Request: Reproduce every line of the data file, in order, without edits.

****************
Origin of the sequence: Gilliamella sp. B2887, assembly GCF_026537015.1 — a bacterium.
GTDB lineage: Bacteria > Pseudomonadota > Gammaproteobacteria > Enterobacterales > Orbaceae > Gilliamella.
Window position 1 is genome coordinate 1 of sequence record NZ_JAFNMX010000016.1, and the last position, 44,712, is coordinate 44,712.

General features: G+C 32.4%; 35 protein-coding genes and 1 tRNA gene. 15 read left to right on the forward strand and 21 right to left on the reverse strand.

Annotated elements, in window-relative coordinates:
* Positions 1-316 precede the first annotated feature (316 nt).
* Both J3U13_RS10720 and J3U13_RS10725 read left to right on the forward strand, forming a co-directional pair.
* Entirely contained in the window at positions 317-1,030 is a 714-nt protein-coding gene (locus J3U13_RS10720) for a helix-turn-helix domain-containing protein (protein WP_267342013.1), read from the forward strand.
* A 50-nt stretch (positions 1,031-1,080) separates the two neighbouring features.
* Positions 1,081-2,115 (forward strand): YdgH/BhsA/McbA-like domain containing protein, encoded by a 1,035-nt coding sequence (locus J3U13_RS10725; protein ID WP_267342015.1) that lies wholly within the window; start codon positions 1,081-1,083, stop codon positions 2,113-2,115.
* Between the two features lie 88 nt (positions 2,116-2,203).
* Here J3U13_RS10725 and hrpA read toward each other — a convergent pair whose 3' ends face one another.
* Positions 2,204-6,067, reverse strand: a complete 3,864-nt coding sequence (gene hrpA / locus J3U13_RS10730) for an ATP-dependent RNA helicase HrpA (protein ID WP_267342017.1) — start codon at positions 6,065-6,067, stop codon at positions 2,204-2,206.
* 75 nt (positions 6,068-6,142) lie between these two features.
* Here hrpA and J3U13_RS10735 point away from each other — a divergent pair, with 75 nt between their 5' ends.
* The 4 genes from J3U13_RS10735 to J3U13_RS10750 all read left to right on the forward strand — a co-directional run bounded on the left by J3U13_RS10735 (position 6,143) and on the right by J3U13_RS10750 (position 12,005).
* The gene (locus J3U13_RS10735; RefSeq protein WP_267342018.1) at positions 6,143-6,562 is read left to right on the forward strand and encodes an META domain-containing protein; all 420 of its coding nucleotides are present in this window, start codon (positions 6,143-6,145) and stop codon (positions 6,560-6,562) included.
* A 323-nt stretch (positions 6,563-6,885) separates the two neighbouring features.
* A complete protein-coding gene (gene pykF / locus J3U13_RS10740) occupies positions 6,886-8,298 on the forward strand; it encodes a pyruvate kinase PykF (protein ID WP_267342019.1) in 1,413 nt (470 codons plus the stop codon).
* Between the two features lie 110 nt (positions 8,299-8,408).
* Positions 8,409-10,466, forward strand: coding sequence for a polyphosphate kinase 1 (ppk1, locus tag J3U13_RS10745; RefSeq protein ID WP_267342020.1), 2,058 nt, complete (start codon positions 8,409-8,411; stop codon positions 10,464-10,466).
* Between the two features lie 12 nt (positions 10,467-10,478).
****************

Origin of the sequence: Gilliamella sp. B2887, assembly GCF_026537015.1 — a bacterium.
GTDB lineage: Bacteria > Pseudomonadota > Gammaproteobacteria > Enterobacterales > Orbaceae > Gilliamella.
Window position 1 is genome coordinate 1 of sequence record NZ_JAFNMX010000016.1, and the last position, 44,712, is coordinate 44,712.

General features: G+C 32.4%; 35 protein-coding genes and 1 tRNA gene. 15 read left to right on the forward strand and 21 right to left on the reverse strand.

Annotated elements, in window-relative coordinates:
* Positions 1-316 precede the first annotated feature (316 nt).
* Both J3U13_RS10720 and J3U13_RS10725 read left to right on the forward strand, forming a co-directional pair.
* Entirely contained in the window at positions 317-1,030 is a 714-nt protein-coding gene (locus J3U13_RS10720) for a helix-turn-helix domain-containing protein (protein WP_267342013.1), read from the forward strand.
* A 50-nt stretch (positions 1,031-1,080) separates the two neighbouring features.
* Positions 1,081-2,115 (forward strand): YdgH/BhsA/McbA-like domain containing protein, encoded by a 1,035-nt coding sequence (locus J3U13_RS10725; protein ID WP_267342015.1) that lies wholly within the window; start codon positions 1,081-1,083, stop codon positions 2,113-2,115.
* Between the two features lie 88 nt (positions 2,116-2,203).
* Here J3U13_RS10725 and hrpA read toward each other — a convergent pair whose 3' ends face one another.
* Positions 2,204-6,067, reverse strand: a complete 3,864-nt coding sequence (gene hrpA / locus J3U13_RS10730) for an ATP-dependent RNA helicase HrpA (protein ID WP_267342017.1) — start codon at positions 6,065-6,067, stop codon at positions 2,204-2,206.
* 75 nt (positions 6,068-6,142) lie between these two features.
* Here hrpA and J3U13_RS10735 point away from each other — a divergent pair, with 75 nt between their 5' ends.
* The 4 genes from J3U13_RS10735 to J3U13_RS10750 all read left to right on the forward strand — a co-directional run bounded on the left by J3U13_RS10735 (position 6,143) and on the right by J3U13_RS10750 (position 12,005).
* The gene (locus J3U13_RS10735; RefSeq protein WP_267342018.1) at positions 6,143-6,562 is read left to right on the forward strand and encodes an META domain-containing protein; all 420 of its coding nucleotides are present in this window, start codon (positions 6,143-6,145) and stop codon (positions 6,560-6,562) included.
* A 323-nt stretch (positions 6,563-6,885) separates the two neighbouring features.
* A complete protein-coding gene (gene pykF / locus J3U13_RS10740) occupies positions 6,886-8,298 on the forward strand; it encodes a pyruvate kinase PykF (protein ID WP_267342019.1) in 1,413 nt (470 codons plus the stop codon).
* Between the two features lie 110 nt (positions 8,299-8,408).
* Positions 8,409-10,466, forward strand: coding sequence for a polyphosphate kinase 1 (ppk1, locus tag J3U13_RS10745; RefSeq protein ID WP_267342020.1), 2,058 nt, complete (start codon positions 8,409-8,411; stop codon positions 10,464-10,466).
* Between the two features lie 12 nt (positions 10,467-10,478).